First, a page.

How I can help

Lasting Powers of Attorney (LPAs)

An LPA is a legal document which allows you to stay in control of your affairs if a time comes when you are unable to make decisions about your finances or health yourself.  It allows you to give legal authority to a person (or people) of your choice who will then be able to manage and make decisions for you after that time. 

There are two types of LPA – you can do one or both. 

The first covers financial and property decisions, like managing your bills, bank accounts and investments or selling your house. This can be used before you have lost capacity, but only if you permit, allowing family to help you out at a practical level.

The second type covers health and welfare decisions such as what type of health care or medical treatment you receive, where you live and day to day matters like exercise or diet.  This can only be used if you have lost your own ability to make these decisions.

 An LPA is a safeguard for the future.  While you have your capacity you can make your own decisions without fear of interference from anyone.   You might never need to use it, but accidents and illnesses can happen to any of us, at any time and at any age.  We are all living longer and the incidence of degenerative conditions is on the increase.

If you own a business, you should have a conversation with me about why a separate business LPA might be necessary and appropriate.

If you lose mental capacity to make decisions and you do not have an LPA in place, no one is able to make decisions for you.  It is a common myth that next of kin can do so.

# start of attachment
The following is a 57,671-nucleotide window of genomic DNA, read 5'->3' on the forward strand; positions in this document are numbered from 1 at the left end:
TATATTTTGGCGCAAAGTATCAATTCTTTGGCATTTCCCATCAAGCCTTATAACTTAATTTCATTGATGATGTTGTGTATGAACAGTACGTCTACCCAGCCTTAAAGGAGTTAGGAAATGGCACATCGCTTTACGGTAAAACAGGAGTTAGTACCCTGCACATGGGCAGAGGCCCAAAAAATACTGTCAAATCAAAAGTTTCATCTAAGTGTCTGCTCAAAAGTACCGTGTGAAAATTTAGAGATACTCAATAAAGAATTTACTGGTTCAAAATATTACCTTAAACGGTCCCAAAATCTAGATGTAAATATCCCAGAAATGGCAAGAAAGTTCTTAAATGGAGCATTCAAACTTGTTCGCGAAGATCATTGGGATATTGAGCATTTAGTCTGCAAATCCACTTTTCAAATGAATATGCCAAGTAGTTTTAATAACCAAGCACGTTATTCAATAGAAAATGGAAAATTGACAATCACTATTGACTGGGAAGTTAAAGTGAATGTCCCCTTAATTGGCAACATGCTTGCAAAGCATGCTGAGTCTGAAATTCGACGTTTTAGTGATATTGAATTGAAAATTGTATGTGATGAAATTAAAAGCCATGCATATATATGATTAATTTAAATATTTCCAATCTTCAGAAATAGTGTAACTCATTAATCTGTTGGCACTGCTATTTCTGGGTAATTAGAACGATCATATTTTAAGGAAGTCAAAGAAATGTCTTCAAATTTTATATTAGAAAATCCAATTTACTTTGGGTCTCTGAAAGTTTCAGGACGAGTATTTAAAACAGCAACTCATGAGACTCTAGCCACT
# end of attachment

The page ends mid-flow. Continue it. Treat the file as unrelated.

Someone, maybe a person who you would not have chosen, will have to apply to the Court of Protection for a Deputyship order.  This is likely to be significantly more expensive, cumbersome and time consuming for your loved ones to do, and you have little control over it.

I can advise on which LPA you might need, who to choose as your attorney and I can tailor it to include safeguards to protect you from it being misused or abused, or provisions to suit your particular circumstances and wishes for eg, including provisions to provide for the maintenance of a disabled dependent.

DIY LPAs can be done online but like all legal documents, there is much more to it than you might think and if you get it wrong, the Office of the Public Guardian will reject it.

frequently asked questions

Common LPA related questions answered

A lasting power of attorney (LPA) is a legal document where you authorise another person or persons (known as your "attorney(s)") to act for you if you have lost capacity and cannot make your own decisions.

There are two types of LPA:

  • One deals with Finance and Property.
  • The other deals with Health and Welfare.

You can have either or both types of LPA.

If you don’t have an LPA in place and you lose mental capacity, it will be necessary for someone to make an expensive and time-consuming application to the Court of Protection in order to act on your behalf. This is currently taking about a year for the Court of Protection to process.
This type of LPA allows your attorney to deal with your financial affairs, for example to pay your bills, sell your property or investments and operate your bank accounts. If you allow your attorney to make decisions before you have lost mental capacity, it is always only with your consent. This can be helpful if you are unwell or on holiday for an extended period of time and is not mean to limit your independence or take away your right to make your own decisions.